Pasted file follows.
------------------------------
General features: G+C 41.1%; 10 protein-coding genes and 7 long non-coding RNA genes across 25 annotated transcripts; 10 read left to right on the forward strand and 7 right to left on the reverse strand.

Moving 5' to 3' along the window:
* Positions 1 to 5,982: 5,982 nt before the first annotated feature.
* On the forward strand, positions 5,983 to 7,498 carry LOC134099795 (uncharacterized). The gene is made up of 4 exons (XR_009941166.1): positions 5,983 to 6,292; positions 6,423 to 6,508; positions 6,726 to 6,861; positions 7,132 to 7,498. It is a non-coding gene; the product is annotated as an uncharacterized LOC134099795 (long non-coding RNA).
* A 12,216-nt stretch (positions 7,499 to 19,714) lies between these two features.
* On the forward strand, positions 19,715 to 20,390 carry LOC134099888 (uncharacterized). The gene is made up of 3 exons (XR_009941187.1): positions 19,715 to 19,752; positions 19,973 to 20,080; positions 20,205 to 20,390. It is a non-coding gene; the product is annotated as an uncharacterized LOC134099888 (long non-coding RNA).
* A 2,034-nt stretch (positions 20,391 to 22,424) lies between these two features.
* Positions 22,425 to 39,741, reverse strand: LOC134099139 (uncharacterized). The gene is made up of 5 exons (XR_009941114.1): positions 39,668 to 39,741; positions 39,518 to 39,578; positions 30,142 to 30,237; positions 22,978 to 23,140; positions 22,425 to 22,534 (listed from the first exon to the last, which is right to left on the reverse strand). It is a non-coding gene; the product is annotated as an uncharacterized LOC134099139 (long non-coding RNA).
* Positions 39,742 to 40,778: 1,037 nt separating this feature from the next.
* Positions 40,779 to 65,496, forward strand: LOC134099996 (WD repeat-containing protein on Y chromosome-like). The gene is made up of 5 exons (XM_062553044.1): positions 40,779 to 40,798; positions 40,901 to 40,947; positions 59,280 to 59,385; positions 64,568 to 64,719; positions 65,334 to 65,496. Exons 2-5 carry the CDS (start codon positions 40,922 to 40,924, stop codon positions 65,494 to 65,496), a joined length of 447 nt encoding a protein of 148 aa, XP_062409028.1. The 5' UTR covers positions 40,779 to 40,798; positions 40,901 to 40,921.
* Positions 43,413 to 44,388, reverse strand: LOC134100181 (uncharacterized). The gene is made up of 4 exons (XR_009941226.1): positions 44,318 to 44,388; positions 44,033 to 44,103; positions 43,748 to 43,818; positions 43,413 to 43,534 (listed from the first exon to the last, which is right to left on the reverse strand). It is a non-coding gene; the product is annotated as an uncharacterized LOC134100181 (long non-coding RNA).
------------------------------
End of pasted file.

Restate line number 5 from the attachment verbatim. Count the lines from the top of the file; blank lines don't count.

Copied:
* A 12,216-nt stretch (positions 7,499 to 19,714) lies between these two features.